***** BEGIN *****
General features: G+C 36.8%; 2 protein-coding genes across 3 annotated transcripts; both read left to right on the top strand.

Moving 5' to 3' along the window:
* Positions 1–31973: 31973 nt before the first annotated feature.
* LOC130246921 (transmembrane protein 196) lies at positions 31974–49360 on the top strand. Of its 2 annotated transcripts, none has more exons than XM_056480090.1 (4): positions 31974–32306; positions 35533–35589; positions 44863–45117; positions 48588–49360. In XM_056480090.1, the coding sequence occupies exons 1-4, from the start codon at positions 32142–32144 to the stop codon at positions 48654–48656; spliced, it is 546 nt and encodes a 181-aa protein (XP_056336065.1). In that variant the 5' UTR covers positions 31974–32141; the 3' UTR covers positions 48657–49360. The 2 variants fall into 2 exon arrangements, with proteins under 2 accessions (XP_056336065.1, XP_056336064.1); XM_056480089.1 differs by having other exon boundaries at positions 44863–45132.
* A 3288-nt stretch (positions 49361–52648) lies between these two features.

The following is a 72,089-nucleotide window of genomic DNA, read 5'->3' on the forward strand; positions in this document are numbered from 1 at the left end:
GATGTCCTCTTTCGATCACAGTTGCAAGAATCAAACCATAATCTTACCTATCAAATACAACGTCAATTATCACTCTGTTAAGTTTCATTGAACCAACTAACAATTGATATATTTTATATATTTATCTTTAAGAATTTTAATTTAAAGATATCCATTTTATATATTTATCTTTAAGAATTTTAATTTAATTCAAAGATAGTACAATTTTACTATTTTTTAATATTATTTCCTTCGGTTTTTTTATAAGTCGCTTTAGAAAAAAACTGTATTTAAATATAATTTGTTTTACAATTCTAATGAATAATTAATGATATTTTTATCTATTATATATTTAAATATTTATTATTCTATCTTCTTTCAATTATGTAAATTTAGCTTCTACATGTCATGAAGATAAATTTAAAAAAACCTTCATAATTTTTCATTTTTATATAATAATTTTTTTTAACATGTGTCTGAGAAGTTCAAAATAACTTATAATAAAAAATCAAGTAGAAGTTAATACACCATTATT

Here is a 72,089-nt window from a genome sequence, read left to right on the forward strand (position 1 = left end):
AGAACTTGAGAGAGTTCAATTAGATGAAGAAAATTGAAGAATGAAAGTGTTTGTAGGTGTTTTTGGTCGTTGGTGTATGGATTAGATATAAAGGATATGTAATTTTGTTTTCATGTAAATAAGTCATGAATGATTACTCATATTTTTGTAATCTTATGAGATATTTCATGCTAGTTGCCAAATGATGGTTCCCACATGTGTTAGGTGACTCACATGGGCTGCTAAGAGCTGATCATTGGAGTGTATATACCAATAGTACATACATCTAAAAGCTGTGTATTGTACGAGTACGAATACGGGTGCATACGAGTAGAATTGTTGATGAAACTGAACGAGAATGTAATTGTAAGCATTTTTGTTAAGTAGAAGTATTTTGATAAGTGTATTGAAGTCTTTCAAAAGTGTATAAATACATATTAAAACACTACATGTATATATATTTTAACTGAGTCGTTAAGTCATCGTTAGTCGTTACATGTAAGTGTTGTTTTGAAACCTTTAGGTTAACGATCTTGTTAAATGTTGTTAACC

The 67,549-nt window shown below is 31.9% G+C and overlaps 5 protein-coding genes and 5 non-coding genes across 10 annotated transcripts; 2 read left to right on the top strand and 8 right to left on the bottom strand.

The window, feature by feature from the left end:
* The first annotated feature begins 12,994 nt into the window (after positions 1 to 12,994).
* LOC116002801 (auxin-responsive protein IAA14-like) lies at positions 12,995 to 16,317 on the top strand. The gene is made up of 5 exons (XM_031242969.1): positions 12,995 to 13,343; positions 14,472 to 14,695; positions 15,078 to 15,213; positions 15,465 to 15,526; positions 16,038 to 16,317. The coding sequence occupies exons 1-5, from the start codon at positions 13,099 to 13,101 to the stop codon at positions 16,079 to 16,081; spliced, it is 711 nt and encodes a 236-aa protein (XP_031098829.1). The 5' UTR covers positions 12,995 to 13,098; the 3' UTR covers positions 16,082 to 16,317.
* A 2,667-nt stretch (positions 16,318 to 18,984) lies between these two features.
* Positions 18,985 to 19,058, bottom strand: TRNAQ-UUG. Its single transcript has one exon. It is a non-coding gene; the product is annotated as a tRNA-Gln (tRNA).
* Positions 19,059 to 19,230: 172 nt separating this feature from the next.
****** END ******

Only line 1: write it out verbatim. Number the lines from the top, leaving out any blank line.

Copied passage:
General features: G+C 36.8%; 2 protein-coding genes across 3 annotated transcripts; both read left to right on the top strand.